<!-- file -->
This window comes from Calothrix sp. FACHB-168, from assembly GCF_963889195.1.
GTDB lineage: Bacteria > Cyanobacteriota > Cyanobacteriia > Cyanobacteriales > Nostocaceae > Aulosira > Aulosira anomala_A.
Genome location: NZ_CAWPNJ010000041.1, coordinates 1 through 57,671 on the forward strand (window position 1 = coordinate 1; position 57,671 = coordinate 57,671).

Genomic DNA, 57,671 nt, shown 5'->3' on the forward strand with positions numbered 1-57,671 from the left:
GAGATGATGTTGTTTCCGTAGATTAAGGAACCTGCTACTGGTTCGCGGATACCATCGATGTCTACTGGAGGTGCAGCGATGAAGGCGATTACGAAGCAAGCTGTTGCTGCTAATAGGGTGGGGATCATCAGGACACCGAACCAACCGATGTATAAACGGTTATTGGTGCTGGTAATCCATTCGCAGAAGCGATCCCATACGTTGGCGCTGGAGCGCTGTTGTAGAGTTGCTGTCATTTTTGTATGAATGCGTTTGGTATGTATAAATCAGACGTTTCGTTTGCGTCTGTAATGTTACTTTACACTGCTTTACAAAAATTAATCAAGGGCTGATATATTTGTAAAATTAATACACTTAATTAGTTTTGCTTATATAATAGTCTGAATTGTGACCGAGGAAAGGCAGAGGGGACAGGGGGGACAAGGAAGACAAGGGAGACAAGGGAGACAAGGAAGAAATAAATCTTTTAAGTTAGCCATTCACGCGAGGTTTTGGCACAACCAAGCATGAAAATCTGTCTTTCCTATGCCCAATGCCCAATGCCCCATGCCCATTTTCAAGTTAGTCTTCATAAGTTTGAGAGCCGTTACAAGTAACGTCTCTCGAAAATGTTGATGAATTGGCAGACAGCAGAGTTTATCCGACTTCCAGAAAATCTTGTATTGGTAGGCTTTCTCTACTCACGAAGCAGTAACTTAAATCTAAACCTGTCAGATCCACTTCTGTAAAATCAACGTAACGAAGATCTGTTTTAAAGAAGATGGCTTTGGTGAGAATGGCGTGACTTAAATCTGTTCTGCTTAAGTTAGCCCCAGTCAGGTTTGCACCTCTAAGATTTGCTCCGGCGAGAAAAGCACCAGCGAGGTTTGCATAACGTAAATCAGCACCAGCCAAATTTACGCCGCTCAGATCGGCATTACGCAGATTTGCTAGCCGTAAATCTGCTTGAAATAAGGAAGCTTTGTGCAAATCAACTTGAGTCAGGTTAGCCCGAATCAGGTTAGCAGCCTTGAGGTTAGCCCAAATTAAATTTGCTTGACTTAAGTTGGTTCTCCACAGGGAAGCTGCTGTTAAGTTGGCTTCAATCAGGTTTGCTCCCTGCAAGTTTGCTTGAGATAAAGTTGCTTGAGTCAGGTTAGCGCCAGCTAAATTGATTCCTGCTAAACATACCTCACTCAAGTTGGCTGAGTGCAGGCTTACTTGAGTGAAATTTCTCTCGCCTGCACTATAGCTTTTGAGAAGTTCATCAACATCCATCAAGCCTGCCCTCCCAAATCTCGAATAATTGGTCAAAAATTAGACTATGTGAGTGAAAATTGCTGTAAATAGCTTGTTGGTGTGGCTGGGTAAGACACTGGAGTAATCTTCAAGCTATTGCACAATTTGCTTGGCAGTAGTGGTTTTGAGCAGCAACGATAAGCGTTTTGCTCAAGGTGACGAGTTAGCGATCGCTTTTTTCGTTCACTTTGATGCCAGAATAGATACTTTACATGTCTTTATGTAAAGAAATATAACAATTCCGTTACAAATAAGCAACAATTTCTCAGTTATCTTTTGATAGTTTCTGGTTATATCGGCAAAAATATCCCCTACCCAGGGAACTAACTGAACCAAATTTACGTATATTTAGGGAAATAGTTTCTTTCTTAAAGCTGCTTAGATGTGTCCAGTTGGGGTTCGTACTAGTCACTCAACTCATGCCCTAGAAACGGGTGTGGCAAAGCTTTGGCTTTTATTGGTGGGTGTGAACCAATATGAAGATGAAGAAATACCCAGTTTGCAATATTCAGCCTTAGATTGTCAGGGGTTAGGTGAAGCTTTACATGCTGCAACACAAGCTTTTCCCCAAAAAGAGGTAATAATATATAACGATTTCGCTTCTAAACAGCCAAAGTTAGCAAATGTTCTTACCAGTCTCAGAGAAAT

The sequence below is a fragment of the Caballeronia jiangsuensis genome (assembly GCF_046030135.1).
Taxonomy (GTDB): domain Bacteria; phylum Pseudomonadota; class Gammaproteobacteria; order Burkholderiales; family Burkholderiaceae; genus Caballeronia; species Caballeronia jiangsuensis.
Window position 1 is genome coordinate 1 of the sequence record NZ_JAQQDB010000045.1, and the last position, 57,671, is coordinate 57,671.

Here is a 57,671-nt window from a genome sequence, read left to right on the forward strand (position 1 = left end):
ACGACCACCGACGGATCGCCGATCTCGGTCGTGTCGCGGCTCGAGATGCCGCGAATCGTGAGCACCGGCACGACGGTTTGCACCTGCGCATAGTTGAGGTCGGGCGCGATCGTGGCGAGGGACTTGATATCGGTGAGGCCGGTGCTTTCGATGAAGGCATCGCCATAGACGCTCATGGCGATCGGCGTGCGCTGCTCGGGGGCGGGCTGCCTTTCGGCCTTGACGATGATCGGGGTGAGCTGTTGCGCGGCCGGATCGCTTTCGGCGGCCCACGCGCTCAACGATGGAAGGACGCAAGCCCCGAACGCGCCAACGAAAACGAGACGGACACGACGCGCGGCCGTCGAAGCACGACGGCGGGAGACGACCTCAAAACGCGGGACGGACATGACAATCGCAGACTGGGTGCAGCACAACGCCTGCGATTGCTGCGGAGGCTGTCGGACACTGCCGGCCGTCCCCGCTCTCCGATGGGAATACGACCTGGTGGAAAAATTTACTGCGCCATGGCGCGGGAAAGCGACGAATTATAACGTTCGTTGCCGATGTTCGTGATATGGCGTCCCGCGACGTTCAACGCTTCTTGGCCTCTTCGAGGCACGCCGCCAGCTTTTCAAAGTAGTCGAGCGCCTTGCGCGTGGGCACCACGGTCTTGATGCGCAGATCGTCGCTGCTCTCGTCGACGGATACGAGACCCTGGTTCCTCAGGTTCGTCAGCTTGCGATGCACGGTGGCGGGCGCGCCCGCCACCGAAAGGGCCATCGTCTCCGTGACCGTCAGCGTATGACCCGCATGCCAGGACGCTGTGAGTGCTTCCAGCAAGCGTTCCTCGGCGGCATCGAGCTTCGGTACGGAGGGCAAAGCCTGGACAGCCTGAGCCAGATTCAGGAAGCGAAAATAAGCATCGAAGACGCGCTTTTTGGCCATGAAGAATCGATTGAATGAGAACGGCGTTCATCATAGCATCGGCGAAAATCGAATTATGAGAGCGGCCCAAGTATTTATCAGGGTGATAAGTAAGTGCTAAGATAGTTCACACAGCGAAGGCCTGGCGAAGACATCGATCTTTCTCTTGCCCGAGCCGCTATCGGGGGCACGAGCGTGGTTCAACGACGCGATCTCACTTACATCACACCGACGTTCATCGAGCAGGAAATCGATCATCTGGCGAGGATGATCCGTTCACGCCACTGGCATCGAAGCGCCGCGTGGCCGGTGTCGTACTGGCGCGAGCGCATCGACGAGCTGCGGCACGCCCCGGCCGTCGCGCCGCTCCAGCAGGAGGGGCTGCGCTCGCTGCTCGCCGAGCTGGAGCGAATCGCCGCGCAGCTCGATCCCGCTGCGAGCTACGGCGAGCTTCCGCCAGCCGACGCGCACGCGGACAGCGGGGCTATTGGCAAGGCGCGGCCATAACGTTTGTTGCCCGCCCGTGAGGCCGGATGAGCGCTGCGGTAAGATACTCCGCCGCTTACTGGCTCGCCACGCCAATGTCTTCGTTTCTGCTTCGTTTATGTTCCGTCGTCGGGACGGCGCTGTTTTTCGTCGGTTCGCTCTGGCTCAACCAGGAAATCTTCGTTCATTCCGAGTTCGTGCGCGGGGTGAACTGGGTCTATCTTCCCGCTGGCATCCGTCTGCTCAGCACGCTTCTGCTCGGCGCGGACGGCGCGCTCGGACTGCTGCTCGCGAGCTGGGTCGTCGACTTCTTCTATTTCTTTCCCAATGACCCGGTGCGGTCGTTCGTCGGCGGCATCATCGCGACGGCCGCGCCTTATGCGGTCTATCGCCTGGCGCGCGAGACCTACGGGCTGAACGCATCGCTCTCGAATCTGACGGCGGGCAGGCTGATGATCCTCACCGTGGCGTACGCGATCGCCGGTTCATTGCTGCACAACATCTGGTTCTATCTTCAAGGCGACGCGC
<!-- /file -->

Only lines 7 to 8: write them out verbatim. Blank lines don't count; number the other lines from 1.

Taxonomy (GTDB): domain Bacteria; phylum Pseudomonadota; class Gammaproteobacteria; order Burkholderiales; family Burkholderiaceae; genus Caballeronia; species Caballeronia jiangsuensis.
Window position 1 is genome coordinate 1 of the sequence record NZ_JAQQDB010000045.1, and the last position, 57,671, is coordinate 57,671.